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Cas City Forum Hall & CAS-L  |  CAS TOPICS  |  NCOWS (Moderator: Will Ketchum)  |  Topic: A Two Gun Man vs. A Four Gun Man 0 Members and 1 Guest are viewing this topic. « previous next »
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Author Topic: A Two Gun Man vs. A Four Gun Man  (Read 1032 times)
Cash Creek
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« on: July 07, 2017, 06:45:52 am »

A Two Gun Man vs. A Four Gun Man

   Some armchair historians like to poo-poo the Two-Gun Man as portrayed in early day Westerns. The two-gun toting movie stars included Tom Mix, Hopalong Cassidy, The Lone Ranger and others. The Armchair Boys claim that most gunfighters only carried one pistol as a rule and that the two-gun man is a Hollywood myth.

  So it comes as somewhat of a giggle that there was perhaps a time when frontiersmen may have actually carried as many as four pistols. Check out this extremely rare image of Capt. Francis Marion 'Dave' Poole (1837-1899) of Missouri.
Dave Poole: A Four-Gun Man
Photo courtesy of the William J. Stier Collection.
   Actually, this two-gun controversy has more to do with cap and ball pistols being so unreliable you would be a fool not to carry two pistols in the early days (1860s-70s). And as some civil war buffs have pointed out to me, those old guerilla fighters often had even more pistols hanging off their saddles. And it is true that Hopalong and the two-gunners on the Silver Screen carried later model pistols, which gives a grain of truth to the complaint about Hollywood building up the two-gun man, when in fact, the later gunfighters, Hardin, the Earps, etc. only tended to carry one pistol. Still. . .
Arizona Republic, May 31, 1899
   Francis Marion Poole, better known as Captain Dave Poole died at 1:30 yesterday morning at his residence five and one half miles northeast of the city after a prolonged illness. His funeral was conducted by the Rev. E. McCreary and took place at the residence. He was a noted character in the days of the war. He early joined Quantrill's band and participated in all the stirring events which made that organization famous among its friends and notorious among its enemies. He was among the foremost in the Lawrence raid. Those that knew him said that he was a quiet man except in times when action was required. Major John Edwards in his book: "Quantrill and His Men" gives Capt. Pool a conspicuous place. At the close of the war, with many other members of the band, he settled down to peaceful pursuits. He was possessed of considerable wealth, most of which was lost by reverses while he was living in Texas.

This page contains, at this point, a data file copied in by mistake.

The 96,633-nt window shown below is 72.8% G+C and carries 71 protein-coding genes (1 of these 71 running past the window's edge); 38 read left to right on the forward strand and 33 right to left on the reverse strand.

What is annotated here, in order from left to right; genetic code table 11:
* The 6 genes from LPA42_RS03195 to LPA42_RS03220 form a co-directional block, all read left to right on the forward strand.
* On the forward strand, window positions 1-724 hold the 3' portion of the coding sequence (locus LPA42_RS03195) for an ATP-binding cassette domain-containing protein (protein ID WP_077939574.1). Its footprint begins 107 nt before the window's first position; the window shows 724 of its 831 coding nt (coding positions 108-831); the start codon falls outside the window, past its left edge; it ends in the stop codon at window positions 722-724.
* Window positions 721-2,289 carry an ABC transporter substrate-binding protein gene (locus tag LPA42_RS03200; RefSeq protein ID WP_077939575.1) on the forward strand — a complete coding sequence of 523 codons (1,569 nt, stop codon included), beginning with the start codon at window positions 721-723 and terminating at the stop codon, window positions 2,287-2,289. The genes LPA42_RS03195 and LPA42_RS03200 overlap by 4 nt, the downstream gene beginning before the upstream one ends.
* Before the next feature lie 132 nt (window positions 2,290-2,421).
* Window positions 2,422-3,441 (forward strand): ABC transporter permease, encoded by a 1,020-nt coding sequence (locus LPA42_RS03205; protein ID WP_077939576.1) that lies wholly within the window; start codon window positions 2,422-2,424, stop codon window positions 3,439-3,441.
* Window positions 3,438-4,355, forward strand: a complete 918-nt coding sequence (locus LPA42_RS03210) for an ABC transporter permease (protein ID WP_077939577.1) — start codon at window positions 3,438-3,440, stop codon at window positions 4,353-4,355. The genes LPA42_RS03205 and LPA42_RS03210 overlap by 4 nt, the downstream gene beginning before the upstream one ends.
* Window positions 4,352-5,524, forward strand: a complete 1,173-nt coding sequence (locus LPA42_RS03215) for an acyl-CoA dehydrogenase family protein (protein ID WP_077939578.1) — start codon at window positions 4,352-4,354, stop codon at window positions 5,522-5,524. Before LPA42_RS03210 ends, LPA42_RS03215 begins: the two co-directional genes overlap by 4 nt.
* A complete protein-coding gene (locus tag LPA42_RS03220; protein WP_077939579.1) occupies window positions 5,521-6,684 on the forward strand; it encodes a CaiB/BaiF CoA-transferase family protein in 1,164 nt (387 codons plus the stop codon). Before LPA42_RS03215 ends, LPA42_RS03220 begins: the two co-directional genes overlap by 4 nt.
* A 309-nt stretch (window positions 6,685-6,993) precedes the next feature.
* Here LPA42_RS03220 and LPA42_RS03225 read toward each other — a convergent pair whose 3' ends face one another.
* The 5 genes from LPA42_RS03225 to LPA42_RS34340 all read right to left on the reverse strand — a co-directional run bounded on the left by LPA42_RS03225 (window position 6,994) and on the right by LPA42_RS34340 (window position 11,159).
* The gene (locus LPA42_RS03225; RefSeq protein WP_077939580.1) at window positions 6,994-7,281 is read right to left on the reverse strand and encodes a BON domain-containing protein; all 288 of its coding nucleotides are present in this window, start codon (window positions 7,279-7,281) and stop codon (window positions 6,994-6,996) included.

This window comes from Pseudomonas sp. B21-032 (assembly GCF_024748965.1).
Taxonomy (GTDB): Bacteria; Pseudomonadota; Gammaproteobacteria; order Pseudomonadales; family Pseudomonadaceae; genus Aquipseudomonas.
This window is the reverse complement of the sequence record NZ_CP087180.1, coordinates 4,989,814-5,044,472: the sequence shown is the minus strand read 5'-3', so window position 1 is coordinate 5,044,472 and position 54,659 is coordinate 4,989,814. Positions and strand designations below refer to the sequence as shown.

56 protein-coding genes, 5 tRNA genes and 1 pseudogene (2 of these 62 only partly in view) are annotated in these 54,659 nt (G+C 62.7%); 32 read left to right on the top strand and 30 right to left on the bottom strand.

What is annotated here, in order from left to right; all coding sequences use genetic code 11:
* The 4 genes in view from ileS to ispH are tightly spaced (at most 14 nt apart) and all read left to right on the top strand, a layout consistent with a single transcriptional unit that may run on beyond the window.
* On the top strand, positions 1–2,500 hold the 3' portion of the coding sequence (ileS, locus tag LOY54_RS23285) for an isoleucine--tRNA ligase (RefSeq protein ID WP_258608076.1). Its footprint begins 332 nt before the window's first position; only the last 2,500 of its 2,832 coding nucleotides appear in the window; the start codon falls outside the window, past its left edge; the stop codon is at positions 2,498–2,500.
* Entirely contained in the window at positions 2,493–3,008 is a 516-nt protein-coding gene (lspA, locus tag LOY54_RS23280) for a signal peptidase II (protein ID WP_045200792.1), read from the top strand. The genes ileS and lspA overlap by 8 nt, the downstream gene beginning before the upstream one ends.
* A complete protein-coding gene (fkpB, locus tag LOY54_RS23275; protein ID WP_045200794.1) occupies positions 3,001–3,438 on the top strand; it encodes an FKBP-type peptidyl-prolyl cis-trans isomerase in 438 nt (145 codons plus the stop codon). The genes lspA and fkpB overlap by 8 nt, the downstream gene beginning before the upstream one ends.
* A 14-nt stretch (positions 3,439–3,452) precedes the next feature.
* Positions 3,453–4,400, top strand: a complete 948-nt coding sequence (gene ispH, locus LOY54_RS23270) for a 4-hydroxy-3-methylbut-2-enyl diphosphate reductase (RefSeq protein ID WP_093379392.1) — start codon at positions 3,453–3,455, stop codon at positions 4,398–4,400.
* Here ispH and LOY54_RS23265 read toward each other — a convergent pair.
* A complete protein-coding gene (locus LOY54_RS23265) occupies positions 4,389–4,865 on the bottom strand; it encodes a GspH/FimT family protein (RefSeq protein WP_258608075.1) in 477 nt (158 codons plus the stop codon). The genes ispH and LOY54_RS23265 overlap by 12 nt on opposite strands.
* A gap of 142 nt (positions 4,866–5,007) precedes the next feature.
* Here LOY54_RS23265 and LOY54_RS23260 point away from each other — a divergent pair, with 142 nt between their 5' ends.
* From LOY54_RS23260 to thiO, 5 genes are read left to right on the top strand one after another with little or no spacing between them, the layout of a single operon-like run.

The portrait shown here was presumably taken in Sherman, Texas, on Christmas Day 1863. It's a little ironic to me that Sherman is where Olive Oatman ended up after her ordeal in Arizona. Dave Poole went the other way, arriving in Phoenix, Arizona.
   My incomparable tracker, Gay Mathis, has unearthed another, longer obit that ran in the Weekly Phoenix Herald on June 1, 1899 and provides more details on this fascinating frontiersman. Selected quotes are as follows:
   "He has been sick for several weeks, his illness developing into dropsy of the bowels which disease terminated fatally."
   "Mr. Poole leaves a wife and two children and one or two children by a former marriage. . ."
   "He was born in Missouri about 61 years ago.  When the civil war broke out he was yet little more than a boy but in those days and in that region, there were no youths. Those who were no longer children became at once men and women."
   "Though perhaps misguided [he led the "Guerilla charge at Centralia" and was prominent in the Lawrence, Kansas massacre], he was no coward and the work assigned to him was always accomplished or efforts exhausted in that direction."
   "After the war he returned to peaceful pursuits unlike some of his companions [The James and Youngers, for example], and later moved to Texas, where he engaged in stock raising and where it was said he became very wealthy. Reverses overtook him, and some years ago he came to this valley [Phoenix, Arizona] settling west of town, but later moved on the ranch where he lived at the time of his death."
   End of quotes. If his ranch was five-and-a-half miles northeast of downtown Phoenix in 1899, that would probably put it at about Northern Ave, between Fifteenth Street and 24th Street.

* hh.jpg (166.59 KB, 576x904 - viewed 109 times.)

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« Reply #1 on: July 07, 2017, 09:09:42 am »

Ah well,..... not quite.  Percussion pistols of the period we portray were not "unreliable."  Those guns were and still are just as reliable a any cartridge firearm.

The issue that created soldiers and raiders with multiple pistols was the time required to reload.  The time required to reload could and would get you killed.  It was not uncommon for a raider to simply drop a pistol that had been shot dry and pull another.  Not at all uncommon for a raider to have four pistols on his person and ANOTHER four in pommel holsters on the saddle.


Hollyweird still got it wrong though.  As usual.
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